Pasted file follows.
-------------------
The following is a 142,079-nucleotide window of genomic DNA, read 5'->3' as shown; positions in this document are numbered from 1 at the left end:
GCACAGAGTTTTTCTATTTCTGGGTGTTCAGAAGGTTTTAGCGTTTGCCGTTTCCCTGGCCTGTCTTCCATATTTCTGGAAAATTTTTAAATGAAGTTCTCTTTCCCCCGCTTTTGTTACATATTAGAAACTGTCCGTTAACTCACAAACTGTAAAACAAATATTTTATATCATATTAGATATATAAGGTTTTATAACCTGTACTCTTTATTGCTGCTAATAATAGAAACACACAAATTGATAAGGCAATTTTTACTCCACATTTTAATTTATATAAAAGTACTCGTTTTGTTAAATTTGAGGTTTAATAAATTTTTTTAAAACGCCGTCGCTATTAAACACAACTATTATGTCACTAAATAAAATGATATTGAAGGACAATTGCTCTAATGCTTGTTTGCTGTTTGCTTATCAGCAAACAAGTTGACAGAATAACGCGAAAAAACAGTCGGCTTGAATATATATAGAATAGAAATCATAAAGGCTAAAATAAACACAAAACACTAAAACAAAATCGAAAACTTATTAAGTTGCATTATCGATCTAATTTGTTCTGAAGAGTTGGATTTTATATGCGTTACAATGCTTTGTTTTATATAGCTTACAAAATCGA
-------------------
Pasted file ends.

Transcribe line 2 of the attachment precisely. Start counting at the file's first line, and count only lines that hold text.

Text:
GCACAGAGTTTTTCTATTTCTGGGTGTTCAGAAGGTTTTAGCGTTTGCCGTTTCCCTGGCCTGTCTTCCATATTTCTGGAAAATTTTTAAATGAAGTTCTCTTTCCCCCGCTTTTGTTACATATTAGAAACTGTCCGTTAACTCACAAACTGTAAAACAAATATTTTATATCATATTAGATATATAAGGTTTTATAACCTGTACTCTTTATTGCTGCTAATAATAGAAACACACAAATTGATAAGGCAATTTTTACTCCACATTTTAATTTATATAAAAGTACTCGTTTTGTTAAATTTGAGGTTTAATAAATTTTTTTAAAACGCCGTCGCTATTAAACACAACTATTATGTCACTAAATAAAATGATATTGAAGGACAATTGCTCTAATGCTTGTTTGCTGTTTGCTTATCAGCAAACAAGTTGACAGAATAACGCGAAAAAACAGTCGGCTTGAATATATATAGAATAGAAATCATAAAGGCTAAAATAAACACAAAACACTAAAACAAAATCGAAAACTTATTAAGTTGCATTATCGATCTAATTTGTTCTGAAGAGTTGGATTTTATATGCGTTACAATGCTTTGTTTTATATAGCTTACAAAATCGA